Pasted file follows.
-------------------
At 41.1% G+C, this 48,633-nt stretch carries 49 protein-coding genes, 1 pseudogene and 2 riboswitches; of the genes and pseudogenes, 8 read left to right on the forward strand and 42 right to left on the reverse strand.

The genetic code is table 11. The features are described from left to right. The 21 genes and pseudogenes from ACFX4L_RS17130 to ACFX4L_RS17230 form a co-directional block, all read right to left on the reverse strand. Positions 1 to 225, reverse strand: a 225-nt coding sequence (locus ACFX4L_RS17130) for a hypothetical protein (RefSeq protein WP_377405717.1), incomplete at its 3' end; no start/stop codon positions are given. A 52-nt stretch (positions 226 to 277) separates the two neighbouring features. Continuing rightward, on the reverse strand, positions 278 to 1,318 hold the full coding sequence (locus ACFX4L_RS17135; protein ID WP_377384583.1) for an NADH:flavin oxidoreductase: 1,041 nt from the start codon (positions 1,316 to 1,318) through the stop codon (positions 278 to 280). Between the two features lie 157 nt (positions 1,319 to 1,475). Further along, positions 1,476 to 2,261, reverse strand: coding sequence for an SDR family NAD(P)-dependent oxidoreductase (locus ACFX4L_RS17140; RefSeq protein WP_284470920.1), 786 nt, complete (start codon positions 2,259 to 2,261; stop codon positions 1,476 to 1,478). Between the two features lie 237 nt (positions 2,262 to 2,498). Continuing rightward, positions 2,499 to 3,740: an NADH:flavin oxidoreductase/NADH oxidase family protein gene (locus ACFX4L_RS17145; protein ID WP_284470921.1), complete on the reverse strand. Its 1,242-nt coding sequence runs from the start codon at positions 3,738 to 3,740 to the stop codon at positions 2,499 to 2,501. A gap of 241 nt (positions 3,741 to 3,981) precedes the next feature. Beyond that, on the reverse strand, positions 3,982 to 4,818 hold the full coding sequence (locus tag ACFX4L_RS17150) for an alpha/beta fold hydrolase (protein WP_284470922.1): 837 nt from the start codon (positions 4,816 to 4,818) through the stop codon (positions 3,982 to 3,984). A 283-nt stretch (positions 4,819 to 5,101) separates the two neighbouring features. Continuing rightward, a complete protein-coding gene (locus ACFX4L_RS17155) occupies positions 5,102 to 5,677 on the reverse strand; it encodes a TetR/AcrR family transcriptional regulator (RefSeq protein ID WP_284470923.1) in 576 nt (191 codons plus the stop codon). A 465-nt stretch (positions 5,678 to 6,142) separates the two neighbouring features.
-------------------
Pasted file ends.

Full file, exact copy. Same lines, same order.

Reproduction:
At 41.1% G+C, this 48,633-nt stretch carries 49 protein-coding genes, 1 pseudogene and 2 riboswitches; of the genes and pseudogenes, 8 read left to right on the forward strand and 42 right to left on the reverse strand.

The genetic code is table 11. The features are described from left to right. The 21 genes and pseudogenes from ACFX4L_RS17130 to ACFX4L_RS17230 form a co-directional block, all read right to left on the reverse strand. Positions 1 to 225, reverse strand: a 225-nt coding sequence (locus ACFX4L_RS17130) for a hypothetical protein (RefSeq protein WP_377405717.1), incomplete at its 3' end; no start/stop codon positions are given. A 52-nt stretch (positions 226 to 277) separates the two neighbouring features. Continuing rightward, on the reverse strand, positions 278 to 1,318 hold the full coding sequence (locus ACFX4L_RS17135; protein ID WP_377384583.1) for an NADH:flavin oxidoreductase: 1,041 nt from the start codon (positions 1,316 to 1,318) through the stop codon (positions 278 to 280). Between the two features lie 157 nt (positions 1,319 to 1,475). Further along, positions 1,476 to 2,261, reverse strand: coding sequence for an SDR family NAD(P)-dependent oxidoreductase (locus ACFX4L_RS17140; RefSeq protein WP_284470920.1), 786 nt, complete (start codon positions 2,259 to 2,261; stop codon positions 1,476 to 1,478). Between the two features lie 237 nt (positions 2,262 to 2,498). Continuing rightward, positions 2,499 to 3,740: an NADH:flavin oxidoreductase/NADH oxidase family protein gene (locus ACFX4L_RS17145; protein ID WP_284470921.1), complete on the reverse strand. Its 1,242-nt coding sequence runs from the start codon at positions 3,738 to 3,740 to the stop codon at positions 2,499 to 2,501. A gap of 241 nt (positions 3,741 to 3,981) precedes the next feature. Beyond that, on the reverse strand, positions 3,982 to 4,818 hold the full coding sequence (locus tag ACFX4L_RS17150) for an alpha/beta fold hydrolase (protein WP_284470922.1): 837 nt from the start codon (positions 4,816 to 4,818) through the stop codon (positions 3,982 to 3,984). A 283-nt stretch (positions 4,819 to 5,101) separates the two neighbouring features. Continuing rightward, a complete protein-coding gene (locus ACFX4L_RS17155) occupies positions 5,102 to 5,677 on the reverse strand; it encodes a TetR/AcrR family transcriptional regulator (RefSeq protein ID WP_284470923.1) in 576 nt (191 codons plus the stop codon). A 465-nt stretch (positions 5,678 to 6,142) separates the two neighbouring features.